Green’s Dictionary of Slang

prig v.2

also prigg
[? SE prick, to skewer]
(UK/US Und.)

1. to steal; thus priggism, priggery, theft.

implied in prigger of prancers under prigger n.1
[UK]Greene Disputation Betweene a Hee and a Shee Conny-Catcher (1923) 27: Though you can foyst, nyp, prig, lift, courbe, and vse the blacke Art, yet you cannot crosbite without the helpe of a woman.
[UK]Middleton Trick to Catch the Old One IIi iii: A pretty familiar, prigging rascal.
[UK]Dekker Canting Song O per se O O1: This Doxie Dell, can cut bien whids, and wap well for a win And Prig and cloy so benshiply all the Deusea-vile within.
[UK]J. Minsheu Ductor in Linguas n.p.: Prigge [...] to filch and steale.
[UK]R. Brome City Wit IV i: Marry to [...] have her Jewells prig’d away, to bestow on a Court Mistress.
[UK]W. Winstanley New Help To Discourse 132: Prigger of Prancers, are Horse-stealers, for to Prig in the Canting language signifies to steal; and Prancer signifies a Horse.
[UK]J. Shirley Triumph of Wit 196: [as cit. 1612].
[UK]Fielding Life of Jonathan Wild (1784) I 109: An undeniable testimony of the great antiquity of Priggism. [Ibid.] III 219: He said, he was sorry to see any of his gang guilty of a breach of honour; that without honour Priggery was at an end.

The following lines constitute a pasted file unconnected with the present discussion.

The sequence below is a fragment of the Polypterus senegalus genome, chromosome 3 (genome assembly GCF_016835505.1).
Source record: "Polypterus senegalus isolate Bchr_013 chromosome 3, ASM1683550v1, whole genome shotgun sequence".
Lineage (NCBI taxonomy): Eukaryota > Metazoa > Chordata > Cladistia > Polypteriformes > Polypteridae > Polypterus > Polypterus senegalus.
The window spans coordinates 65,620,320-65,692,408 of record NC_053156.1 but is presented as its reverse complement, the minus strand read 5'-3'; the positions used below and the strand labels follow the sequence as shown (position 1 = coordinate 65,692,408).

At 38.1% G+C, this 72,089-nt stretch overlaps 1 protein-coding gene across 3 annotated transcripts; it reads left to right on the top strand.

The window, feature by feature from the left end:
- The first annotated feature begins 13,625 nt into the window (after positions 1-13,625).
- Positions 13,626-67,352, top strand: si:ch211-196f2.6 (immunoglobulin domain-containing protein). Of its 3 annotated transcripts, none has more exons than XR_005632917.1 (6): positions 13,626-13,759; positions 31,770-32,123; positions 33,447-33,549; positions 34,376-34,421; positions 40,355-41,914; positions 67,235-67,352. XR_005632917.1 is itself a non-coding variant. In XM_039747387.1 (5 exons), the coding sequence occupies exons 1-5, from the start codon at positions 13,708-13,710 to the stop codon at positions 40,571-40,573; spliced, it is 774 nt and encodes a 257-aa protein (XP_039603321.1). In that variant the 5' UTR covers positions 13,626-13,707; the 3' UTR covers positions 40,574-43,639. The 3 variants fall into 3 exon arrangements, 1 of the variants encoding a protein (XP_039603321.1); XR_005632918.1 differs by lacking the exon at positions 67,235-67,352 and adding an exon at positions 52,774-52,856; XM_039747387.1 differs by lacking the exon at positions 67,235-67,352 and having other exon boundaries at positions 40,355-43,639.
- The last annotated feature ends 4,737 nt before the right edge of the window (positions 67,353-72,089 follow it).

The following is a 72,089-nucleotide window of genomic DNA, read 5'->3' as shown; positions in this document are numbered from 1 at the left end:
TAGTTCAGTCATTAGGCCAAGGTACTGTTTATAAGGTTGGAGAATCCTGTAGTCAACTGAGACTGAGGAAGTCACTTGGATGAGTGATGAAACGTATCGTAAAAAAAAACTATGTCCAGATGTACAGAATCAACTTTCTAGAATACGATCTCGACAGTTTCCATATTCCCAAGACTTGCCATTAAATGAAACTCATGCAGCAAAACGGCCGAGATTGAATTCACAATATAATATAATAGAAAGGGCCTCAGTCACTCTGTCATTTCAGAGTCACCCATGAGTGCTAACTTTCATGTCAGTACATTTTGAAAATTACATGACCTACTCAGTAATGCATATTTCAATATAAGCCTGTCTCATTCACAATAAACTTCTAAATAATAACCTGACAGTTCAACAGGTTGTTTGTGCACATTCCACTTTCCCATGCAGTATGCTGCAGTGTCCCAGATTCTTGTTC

[UK]J. Poulter Discoveries (1774) 16: We agreed to prig some Prads; that is, steal some Horses.
[UK]G. Parker View of Society II 78: Lumpers [...] have been expelled from the society of their brethren for being unable to scamp, prig, or dive.
[UK] Song No. 21 Papers of Francis Place (1819) n.p.: He prig’d a little curly rogue.
[UK]G. Hangar Life, Adventures and Opinions II 60: Those necessary professional accomplishments, such as [...] how to scamp, prigg, floor, [...] mount, lumber, and fence.
[UK] J. Pitts in Hindley Curiosities of Street Lit. (1871) i: All the boys and girls around / Who go out prigging rags and phials.
[UK]‘Peter Corcoran’ ‘King Tims the First’ Fancy 44: I saw him hurry quicker, / Across the room, having first prigg’d the liquor.
[UK]Vidocq Memoirs (trans. W. McGinn) II 160: When you have prigged the chink, fling her in the river.
[UK] ‘Covey Of The Mill’ Regular Thing, and No Mistake 64: He’s gone to Brixton Mill for the prigging he has done.
[Aus]Sydney Herald 18 June 4/2: [Y]ou may insinivate that prigging spoons and other swag is making all things equal.
[US]A. Greene Glance at N.Y. I v: His watch ain’t worth lifting [...] you must prig his wipe.
[UK]R. Nicholson Cockney Adventures 2 Dec. 40: I’ve caught von of these here grub-prigging rascals at last.
[Aus]Sydney Herald 26 Oct. 2/4: Some of these vulgar slang words are as old as the time of Beaumont and Fletcher [...] to prig, for to "steal"; duds for ‘clothes;’ and cove, for ‘fellow’.
[UK]Egan ‘Bould Yeoman’ in Farmer Musa Pedestris (1896) 137: And I’ll give you some gravy, / Of that I’ll take my davy, / If you try to prig my gold.
[UK]Thackeray Diary of C. Jeames de la Pluche in Works III (1898) 388: Catchin me priggin some cold tuttle soop, of which I’m remarkable fond.